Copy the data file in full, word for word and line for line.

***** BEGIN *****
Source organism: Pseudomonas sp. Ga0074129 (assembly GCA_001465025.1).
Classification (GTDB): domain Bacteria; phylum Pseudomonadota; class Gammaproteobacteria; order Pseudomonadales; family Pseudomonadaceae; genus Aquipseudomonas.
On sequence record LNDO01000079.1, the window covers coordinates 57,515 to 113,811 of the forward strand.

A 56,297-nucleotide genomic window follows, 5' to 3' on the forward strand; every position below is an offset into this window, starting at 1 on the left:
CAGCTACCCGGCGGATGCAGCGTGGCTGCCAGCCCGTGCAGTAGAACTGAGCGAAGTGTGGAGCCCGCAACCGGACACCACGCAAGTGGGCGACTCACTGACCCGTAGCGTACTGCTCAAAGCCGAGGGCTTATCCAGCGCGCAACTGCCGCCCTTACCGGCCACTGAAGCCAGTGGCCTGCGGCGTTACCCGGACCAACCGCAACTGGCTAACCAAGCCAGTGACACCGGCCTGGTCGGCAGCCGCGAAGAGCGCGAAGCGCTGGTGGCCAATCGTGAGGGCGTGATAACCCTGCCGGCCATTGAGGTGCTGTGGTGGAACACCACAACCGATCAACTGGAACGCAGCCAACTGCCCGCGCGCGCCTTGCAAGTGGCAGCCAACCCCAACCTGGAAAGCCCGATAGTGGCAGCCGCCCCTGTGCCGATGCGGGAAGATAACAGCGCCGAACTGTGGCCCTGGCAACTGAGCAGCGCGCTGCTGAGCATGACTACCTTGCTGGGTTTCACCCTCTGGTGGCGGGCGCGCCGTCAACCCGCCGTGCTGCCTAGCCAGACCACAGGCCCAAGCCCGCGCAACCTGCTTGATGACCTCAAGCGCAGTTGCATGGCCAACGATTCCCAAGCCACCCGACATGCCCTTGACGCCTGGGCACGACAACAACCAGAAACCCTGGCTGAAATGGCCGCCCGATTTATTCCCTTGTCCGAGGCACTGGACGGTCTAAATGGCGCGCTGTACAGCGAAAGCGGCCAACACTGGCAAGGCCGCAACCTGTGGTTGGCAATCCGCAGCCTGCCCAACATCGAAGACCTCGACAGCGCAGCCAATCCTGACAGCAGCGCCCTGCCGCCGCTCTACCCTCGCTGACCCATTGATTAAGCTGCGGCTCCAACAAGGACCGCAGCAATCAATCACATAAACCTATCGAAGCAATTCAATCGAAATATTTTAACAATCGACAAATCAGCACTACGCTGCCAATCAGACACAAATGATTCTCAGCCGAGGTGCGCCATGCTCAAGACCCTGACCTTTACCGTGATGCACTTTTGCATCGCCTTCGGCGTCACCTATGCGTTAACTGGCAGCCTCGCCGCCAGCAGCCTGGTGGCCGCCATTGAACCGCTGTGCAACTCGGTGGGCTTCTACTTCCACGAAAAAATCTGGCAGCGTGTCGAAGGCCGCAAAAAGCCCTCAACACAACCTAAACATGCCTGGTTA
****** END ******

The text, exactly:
Source organism: Pseudomonas sp. Ga0074129 (assembly GCA_001465025.1).
Classification (GTDB): domain Bacteria; phylum Pseudomonadota; class Gammaproteobacteria; order Pseudomonadales; family Pseudomonadaceae; genus Aquipseudomonas.
On sequence record LNDO01000079.1, the window covers coordinates 57,515 to 113,811 of the forward strand.

A 56,297-nucleotide genomic window follows, 5' to 3' on the forward strand; every position below is an offset into this window, starting at 1 on the left:
CAGCTACCCGGCGGATGCAGCGTGGCTGCCAGCCCGTGCAGTAGAACTGAGCGAAGTGTGGAGCCCGCAACCGGACACCACGCAAGTGGGCGACTCACTGACCCGTAGCGTACTGCTCAAAGCCGAGGGCTTATCCAGCGCGCAACTGCCGCCCTTACCGGCCACTGAAGCCAGTGGCCTGCGGCGTTACCCGGACCAACCGCAACTGGCTAACCAAGCCAGTGACACCGGCCTGGTCGGCAGCCGCGAAGAGCGCGAAGCGCTGGTGGCCAATCGTGAGGGCGTGATAACCCTGCCGGCCATTGAGGTGCTGTGGTGGAACACCACAACCGATCAACTGGAACGCAGCCAACTGCCCGCGCGCGCCTTGCAAGTGGCAGCCAACCCCAACCTGGAAAGCCCGATAGTGGCAGCCGCCCCTGTGCCGATGCGGGAAGATAACAGCGCCGAACTGTGGCCCTGGCAACTGAGCAGCGCGCTGCTGAGCATGACTACCTTGCTGGGTTTCACCCTCTGGTGGCGGGCGCGCCGTCAACCCGCCGTGCTGCCTAGCCAGACCACAGGCCCAAGCCCGCGCAACCTGCTTGATGACCTCAAGCGCAGTTGCATGGCCAACGATTCCCAAGCCACCCGACATGCCCTTGACGCCTGGGCACGACAACAACCAGAAACCCTGGCTGAAATGGCCGCCCGATTTATTCCCTTGTCCGAGGCACTGGACGGTCTAAATGGCGCGCTGTACAGCGAAAGCGGCCAACACTGGCAAGGCCGCAACCTGTGGTTGGCAATCCGCAGCCTGCCCAACATCGAAGACCTCGACAGCGCAGCCAATCCTGACAGCAGCGCCCTGCCGCCGCTCTACCCTCGCTGACCCATTGATTAAGCTGCGGCTCCAACAAGGACCGCAGCAATCAATCACATAAACCTATCGAAGCAATTCAATCGAAATATTTTAACAATCGACAAATCAGCACTACGCTGCCAATCAGACACAAATGATTCTCAGCCGAGGTGCGCCATGCTCAAGACCCTGACCTTTACCGTGATGCACTTTTGCATCGCCTTCGGCGTCACCTATGCGTTAACTGGCAGCCTCGCCGCCAGCAGCCTGGTGGCCGCCATTGAACCGCTGTGCAACTCGGTGGGCTTCTACTTCCACGAAAAAATCTGGCAGCGTGTCGAAGGCCGCAAAAAGCCCTCAACACAACCTAAACATGCCTGGTTA